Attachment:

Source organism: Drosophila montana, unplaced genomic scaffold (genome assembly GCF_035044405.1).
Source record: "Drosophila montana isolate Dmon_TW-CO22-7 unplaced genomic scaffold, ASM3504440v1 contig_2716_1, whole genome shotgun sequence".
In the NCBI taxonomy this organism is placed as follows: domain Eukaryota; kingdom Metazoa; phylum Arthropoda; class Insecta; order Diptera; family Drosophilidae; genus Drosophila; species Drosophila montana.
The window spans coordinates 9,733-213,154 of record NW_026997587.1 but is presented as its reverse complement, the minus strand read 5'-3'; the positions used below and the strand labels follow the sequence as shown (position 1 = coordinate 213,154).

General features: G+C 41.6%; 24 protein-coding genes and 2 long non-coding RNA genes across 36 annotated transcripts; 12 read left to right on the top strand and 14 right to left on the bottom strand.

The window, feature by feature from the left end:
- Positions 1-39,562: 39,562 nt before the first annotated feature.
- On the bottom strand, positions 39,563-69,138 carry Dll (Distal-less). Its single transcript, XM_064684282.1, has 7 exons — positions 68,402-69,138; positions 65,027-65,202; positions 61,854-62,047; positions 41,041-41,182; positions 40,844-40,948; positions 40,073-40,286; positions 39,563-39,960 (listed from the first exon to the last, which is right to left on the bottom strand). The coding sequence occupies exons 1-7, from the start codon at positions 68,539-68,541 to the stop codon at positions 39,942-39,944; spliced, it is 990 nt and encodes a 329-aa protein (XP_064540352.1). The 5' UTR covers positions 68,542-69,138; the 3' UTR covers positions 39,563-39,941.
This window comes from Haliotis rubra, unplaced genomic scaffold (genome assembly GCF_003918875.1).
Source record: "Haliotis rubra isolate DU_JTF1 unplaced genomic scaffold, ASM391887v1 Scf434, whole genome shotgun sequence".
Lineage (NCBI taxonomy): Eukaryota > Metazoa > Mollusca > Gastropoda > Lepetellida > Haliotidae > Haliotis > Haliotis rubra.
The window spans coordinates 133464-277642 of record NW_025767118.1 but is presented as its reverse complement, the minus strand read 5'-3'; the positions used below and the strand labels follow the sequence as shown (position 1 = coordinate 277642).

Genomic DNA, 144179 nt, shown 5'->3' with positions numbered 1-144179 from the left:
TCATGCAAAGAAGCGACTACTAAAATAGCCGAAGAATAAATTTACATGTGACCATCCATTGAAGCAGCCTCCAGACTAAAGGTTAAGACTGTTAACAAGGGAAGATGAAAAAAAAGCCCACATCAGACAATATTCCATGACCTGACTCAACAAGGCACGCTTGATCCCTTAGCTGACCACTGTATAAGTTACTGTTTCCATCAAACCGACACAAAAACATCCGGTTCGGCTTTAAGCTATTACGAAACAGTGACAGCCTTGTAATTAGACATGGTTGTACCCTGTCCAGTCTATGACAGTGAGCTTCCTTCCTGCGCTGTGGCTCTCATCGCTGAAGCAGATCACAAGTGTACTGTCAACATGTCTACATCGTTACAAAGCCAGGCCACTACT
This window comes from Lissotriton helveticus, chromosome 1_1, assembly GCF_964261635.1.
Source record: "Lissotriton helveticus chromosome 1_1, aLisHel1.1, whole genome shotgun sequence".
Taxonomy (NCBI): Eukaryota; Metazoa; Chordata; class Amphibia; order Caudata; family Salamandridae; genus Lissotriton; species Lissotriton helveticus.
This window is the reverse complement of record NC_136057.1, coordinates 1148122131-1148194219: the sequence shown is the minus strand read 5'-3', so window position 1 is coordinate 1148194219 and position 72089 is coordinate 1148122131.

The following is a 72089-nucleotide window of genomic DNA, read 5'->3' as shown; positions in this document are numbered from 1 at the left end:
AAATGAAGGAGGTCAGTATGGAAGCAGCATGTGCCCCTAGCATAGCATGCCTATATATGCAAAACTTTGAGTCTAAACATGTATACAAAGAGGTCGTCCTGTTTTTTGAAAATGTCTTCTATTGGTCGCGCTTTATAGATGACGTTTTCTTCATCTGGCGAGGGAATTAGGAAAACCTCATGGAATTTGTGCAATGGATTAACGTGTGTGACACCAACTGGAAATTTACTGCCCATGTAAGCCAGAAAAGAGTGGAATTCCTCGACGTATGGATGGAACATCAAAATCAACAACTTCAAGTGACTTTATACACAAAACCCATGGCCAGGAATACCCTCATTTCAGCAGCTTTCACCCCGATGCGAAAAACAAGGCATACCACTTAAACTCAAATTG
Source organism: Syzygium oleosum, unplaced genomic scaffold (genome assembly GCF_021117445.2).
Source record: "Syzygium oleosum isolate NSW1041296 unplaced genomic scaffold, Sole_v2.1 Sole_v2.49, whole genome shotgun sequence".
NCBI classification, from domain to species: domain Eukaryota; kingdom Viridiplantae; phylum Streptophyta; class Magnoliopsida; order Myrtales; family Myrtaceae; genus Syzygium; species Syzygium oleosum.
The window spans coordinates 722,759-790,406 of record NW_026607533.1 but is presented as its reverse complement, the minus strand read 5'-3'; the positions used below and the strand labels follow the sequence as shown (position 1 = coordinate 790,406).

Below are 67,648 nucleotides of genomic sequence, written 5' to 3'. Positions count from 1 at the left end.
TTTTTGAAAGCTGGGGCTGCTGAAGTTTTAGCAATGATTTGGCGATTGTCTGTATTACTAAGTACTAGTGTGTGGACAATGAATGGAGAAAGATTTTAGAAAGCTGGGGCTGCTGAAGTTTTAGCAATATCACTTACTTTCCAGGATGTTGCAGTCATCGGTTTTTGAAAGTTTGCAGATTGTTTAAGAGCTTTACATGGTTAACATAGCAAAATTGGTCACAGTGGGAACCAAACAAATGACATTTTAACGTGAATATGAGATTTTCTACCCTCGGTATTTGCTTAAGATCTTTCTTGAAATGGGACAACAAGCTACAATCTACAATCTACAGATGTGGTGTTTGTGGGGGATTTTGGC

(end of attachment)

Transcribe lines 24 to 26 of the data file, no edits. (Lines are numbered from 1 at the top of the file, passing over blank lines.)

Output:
The window spans coordinates 722,759-790,406 of record NW_026607533.1 but is presented as its reverse complement, the minus strand read 5'-3'; the positions used below and the strand labels follow the sequence as shown (position 1 = coordinate 790,406).

Below are 67,648 nucleotides of genomic sequence, written 5' to 3'. Positions count from 1 at the left end.
TTTTTGAAAGCTGGGGCTGCTGAAGTTTTAGCAATGATTTGGCGATTGTCTGTATTACTAAGTACTAGTGTGTGGACAATGAATGGAGAAAGATTTTAGAAAGCTGGGGCTGCTGAAGTTTTAGCAATATCACTTACTTTCCAGGATGTTGCAGTCATCGGTTTTTGAAAGTTTGCAGATTGTTTAAGAGCTTTACATGGTTAACATAGCAAAATTGGTCACAGTGGGAACCAAACAAATGACATTTTAACGTGAATATGAGATTTTCTACCCTCGGTATTTGCTTAAGATCTTTCTTGAAATGGGACAACAAGCTACAATCTACAATCTACAGATGTGGTGTTTGTGGGGGATTTTGGC